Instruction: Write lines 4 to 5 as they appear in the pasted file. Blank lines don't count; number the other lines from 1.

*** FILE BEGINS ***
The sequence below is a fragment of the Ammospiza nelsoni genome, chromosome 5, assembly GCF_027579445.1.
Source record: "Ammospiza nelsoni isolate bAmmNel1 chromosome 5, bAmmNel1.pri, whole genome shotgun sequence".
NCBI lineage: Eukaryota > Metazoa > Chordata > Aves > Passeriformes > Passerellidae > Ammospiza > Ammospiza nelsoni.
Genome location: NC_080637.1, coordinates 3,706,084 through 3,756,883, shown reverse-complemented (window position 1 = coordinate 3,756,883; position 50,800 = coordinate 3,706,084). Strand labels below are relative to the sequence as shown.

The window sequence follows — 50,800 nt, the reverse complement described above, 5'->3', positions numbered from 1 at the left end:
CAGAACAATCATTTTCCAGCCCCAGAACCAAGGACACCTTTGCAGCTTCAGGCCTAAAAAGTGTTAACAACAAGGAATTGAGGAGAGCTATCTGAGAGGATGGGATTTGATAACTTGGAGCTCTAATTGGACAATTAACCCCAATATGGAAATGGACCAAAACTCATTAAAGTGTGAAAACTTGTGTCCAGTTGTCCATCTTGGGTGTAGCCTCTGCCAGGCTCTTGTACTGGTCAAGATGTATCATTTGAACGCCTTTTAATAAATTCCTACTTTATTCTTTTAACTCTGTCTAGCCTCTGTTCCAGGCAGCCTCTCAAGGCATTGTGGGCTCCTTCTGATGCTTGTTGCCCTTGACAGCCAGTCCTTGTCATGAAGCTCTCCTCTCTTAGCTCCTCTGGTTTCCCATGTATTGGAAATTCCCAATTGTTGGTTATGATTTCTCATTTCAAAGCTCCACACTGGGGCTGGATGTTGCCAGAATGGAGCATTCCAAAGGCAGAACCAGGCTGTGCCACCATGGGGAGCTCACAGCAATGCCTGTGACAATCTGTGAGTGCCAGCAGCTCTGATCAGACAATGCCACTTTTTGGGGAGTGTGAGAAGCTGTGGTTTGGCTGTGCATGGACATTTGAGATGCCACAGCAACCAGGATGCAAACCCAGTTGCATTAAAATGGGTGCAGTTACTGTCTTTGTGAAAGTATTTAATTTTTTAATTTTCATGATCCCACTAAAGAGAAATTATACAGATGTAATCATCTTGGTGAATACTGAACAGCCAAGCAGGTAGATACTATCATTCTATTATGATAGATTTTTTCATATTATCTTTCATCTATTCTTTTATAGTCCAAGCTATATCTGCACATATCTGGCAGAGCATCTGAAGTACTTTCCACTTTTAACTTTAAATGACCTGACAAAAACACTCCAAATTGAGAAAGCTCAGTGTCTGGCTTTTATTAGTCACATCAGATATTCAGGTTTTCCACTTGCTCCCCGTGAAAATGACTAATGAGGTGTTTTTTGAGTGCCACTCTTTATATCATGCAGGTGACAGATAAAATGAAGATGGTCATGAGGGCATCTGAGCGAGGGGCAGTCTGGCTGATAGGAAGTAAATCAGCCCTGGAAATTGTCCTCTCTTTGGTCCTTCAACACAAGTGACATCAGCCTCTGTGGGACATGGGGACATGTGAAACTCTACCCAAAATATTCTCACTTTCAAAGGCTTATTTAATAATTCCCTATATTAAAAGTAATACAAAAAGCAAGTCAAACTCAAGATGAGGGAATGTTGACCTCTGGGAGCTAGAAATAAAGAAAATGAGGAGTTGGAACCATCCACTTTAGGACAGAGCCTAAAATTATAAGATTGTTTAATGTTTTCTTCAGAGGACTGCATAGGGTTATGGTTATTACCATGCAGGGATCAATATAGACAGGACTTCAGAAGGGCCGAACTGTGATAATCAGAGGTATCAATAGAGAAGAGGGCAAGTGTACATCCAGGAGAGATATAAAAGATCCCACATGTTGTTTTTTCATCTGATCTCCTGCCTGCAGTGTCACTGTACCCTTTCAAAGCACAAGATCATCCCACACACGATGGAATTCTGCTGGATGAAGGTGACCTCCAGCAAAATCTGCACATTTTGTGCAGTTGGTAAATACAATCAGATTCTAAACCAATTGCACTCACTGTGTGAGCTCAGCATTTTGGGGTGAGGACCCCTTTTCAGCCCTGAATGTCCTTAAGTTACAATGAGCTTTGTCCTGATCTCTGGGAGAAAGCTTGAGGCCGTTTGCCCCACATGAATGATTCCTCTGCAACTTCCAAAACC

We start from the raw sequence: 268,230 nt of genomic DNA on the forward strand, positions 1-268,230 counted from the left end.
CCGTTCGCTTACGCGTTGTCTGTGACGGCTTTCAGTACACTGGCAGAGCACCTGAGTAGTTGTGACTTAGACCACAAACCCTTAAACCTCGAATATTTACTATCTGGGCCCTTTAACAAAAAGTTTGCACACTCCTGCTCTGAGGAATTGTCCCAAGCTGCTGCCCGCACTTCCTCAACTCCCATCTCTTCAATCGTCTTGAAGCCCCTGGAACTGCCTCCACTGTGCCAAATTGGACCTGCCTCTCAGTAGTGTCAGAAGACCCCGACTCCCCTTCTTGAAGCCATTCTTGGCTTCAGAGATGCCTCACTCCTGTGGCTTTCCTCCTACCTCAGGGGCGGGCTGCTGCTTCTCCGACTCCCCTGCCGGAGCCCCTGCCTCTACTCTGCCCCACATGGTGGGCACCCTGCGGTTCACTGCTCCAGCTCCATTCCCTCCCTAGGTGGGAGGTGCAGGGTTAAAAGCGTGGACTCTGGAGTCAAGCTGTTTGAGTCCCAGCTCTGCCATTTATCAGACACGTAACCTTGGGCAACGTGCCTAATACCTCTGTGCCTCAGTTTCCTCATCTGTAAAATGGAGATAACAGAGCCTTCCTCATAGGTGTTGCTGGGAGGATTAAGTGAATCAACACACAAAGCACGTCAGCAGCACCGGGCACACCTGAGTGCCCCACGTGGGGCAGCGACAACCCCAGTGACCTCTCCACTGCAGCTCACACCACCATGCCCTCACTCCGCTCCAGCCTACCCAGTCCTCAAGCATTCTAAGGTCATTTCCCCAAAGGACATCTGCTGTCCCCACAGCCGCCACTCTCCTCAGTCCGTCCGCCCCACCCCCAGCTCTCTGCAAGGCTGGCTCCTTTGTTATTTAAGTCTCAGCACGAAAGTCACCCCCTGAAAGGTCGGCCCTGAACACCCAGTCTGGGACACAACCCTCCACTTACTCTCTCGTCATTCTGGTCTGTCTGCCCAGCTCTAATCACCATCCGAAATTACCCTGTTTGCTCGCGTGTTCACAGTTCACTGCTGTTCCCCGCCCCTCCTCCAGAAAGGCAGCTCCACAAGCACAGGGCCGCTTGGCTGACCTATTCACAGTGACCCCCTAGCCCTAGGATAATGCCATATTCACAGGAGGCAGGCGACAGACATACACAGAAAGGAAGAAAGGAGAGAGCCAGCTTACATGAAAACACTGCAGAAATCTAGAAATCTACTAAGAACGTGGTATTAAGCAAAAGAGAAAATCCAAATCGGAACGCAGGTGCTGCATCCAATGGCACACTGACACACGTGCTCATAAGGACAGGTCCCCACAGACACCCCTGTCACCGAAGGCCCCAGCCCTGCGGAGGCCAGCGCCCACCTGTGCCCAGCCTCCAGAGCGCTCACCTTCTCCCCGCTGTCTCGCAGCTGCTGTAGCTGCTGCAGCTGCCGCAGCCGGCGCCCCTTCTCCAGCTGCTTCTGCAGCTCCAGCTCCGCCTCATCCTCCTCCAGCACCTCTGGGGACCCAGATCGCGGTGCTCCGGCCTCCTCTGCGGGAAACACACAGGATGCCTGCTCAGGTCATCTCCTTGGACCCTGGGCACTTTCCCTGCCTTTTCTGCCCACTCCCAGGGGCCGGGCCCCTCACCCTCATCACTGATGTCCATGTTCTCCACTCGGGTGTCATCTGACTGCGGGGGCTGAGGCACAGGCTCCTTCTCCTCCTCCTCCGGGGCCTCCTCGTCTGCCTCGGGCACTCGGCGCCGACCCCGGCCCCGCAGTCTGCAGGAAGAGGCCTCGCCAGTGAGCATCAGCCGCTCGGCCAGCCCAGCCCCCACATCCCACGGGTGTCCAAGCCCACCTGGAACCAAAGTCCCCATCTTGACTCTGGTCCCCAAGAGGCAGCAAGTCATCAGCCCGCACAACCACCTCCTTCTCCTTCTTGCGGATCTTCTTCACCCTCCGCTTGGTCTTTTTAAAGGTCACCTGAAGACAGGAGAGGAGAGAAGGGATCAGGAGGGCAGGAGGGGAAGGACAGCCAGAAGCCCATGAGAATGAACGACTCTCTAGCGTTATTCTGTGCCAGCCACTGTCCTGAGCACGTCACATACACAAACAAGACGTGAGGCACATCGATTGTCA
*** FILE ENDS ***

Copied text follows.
Genome location: NC_080637.1, coordinates 3,706,084 through 3,756,883, shown reverse-complemented (window position 1 = coordinate 3,756,883; position 50,800 = coordinate 3,706,084). Strand labels below are relative to the sequence as shown.

The window sequence follows — 50,800 nt, the reverse complement described above, 5'->3', positions numbered from 1 at the left end: